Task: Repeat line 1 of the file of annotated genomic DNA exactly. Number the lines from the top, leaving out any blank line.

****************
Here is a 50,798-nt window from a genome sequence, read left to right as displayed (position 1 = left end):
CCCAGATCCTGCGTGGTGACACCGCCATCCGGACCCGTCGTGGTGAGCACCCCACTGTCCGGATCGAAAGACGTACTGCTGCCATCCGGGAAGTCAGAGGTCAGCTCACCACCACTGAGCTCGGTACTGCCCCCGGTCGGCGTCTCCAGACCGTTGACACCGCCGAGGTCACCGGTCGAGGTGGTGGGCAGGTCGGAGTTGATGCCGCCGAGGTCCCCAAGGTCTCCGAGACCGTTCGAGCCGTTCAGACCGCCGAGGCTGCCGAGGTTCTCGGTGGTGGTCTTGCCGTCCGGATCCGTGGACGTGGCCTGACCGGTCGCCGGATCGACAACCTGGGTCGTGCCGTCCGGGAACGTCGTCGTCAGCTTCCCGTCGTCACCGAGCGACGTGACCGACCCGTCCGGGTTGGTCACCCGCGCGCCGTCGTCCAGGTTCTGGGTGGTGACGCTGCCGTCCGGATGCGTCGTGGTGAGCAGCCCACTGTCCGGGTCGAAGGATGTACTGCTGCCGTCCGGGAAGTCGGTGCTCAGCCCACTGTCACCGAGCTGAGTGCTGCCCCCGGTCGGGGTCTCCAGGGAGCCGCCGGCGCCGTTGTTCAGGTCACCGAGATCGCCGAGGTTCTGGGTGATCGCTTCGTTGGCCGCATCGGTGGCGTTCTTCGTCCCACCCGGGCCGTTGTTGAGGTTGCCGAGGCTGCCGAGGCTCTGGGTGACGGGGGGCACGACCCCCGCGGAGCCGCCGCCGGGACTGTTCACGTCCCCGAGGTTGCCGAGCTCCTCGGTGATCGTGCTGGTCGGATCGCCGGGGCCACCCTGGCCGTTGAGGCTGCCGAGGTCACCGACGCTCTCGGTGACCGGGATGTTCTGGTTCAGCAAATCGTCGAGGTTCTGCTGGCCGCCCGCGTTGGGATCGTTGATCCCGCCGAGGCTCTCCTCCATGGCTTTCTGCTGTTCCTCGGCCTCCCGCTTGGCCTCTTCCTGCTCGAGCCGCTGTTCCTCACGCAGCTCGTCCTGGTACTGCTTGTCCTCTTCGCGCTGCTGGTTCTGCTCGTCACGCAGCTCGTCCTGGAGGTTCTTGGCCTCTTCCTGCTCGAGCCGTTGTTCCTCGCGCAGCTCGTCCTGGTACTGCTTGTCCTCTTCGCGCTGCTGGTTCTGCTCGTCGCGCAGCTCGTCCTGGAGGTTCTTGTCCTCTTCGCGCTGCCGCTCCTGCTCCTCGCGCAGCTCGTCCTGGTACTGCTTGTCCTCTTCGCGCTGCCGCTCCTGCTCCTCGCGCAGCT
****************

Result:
Here is a 50,798-nt window from a genome sequence, read left to right as displayed (position 1 = left end):